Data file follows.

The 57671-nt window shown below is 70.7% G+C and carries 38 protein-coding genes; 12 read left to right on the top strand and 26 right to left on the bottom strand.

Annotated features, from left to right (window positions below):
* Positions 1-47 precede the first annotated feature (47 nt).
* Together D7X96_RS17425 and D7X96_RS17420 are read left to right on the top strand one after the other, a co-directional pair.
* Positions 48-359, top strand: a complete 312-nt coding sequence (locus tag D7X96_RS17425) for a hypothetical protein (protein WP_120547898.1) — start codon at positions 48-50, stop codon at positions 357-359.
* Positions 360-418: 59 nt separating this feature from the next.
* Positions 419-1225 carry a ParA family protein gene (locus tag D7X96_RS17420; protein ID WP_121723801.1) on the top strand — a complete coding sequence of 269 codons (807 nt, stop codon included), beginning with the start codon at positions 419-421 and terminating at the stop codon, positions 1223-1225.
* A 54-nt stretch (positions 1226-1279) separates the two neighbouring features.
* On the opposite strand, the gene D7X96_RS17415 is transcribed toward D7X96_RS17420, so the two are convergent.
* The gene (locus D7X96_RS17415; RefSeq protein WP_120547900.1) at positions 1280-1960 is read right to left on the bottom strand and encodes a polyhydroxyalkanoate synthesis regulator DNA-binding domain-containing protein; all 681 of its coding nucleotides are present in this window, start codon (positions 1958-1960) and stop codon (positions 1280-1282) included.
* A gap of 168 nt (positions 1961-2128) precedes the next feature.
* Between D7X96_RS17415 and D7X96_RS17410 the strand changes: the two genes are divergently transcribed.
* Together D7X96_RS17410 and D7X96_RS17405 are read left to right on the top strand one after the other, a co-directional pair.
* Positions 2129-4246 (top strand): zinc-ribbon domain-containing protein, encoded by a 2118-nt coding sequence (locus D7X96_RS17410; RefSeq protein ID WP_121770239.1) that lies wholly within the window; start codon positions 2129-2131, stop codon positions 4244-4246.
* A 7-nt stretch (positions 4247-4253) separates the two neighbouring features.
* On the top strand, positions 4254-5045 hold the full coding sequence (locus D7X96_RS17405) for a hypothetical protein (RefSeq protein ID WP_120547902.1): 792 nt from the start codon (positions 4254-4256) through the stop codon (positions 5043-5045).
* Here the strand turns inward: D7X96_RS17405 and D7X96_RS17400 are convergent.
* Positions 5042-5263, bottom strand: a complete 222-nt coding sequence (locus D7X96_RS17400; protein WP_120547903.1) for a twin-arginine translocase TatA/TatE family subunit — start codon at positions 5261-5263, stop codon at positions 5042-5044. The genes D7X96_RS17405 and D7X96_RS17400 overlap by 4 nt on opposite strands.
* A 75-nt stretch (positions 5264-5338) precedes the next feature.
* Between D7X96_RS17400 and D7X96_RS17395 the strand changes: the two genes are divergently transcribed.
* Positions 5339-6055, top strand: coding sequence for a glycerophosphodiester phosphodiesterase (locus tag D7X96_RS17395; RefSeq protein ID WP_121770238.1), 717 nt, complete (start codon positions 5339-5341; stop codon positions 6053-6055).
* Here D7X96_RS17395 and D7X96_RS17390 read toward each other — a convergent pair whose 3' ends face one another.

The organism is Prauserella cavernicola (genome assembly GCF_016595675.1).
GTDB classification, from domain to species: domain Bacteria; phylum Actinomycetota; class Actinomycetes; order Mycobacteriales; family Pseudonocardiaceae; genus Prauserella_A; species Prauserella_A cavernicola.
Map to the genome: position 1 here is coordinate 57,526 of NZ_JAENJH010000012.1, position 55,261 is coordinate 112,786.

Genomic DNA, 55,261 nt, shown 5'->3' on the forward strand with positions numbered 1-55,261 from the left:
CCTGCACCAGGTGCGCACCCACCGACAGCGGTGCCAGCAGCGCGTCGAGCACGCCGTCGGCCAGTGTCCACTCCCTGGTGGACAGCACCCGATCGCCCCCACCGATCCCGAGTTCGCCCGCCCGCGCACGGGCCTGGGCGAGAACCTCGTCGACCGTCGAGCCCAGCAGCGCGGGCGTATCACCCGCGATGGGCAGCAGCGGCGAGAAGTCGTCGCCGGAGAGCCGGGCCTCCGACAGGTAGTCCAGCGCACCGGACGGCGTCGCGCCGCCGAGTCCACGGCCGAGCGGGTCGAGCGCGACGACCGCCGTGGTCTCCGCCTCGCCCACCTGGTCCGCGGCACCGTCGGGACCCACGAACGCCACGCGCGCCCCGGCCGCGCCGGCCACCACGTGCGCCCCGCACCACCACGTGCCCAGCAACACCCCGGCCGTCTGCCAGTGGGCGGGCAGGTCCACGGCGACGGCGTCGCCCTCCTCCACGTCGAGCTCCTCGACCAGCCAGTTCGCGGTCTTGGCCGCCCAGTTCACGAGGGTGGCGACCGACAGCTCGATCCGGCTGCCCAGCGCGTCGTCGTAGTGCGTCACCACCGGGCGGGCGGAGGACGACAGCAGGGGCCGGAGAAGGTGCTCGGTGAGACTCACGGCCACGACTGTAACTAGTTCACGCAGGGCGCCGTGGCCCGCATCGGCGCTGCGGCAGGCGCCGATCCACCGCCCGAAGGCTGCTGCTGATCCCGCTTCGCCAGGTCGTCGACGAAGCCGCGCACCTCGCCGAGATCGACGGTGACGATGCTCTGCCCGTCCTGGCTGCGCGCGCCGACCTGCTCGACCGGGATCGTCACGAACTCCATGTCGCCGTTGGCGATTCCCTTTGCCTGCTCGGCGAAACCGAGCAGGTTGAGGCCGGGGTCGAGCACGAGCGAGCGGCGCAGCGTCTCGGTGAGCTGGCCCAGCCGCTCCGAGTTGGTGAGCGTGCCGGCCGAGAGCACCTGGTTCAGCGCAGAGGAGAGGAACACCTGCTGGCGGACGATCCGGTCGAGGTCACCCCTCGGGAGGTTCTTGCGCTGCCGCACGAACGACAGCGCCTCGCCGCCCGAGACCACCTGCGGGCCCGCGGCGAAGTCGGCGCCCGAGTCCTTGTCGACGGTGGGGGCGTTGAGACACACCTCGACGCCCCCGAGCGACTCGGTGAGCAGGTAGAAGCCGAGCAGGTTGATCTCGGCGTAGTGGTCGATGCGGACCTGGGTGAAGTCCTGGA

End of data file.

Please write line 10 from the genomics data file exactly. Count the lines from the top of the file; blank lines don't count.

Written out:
* The gene (locus D7X96_RS17415; RefSeq protein WP_120547900.1) at positions 1280-1960 is read right to left on the bottom strand and encodes a polyhydroxyalkanoate synthesis regulator DNA-binding domain-containing protein; all 681 of its coding nucleotides are present in this window, start codon (positions 1958-1960) and stop codon (positions 1280-1282) included.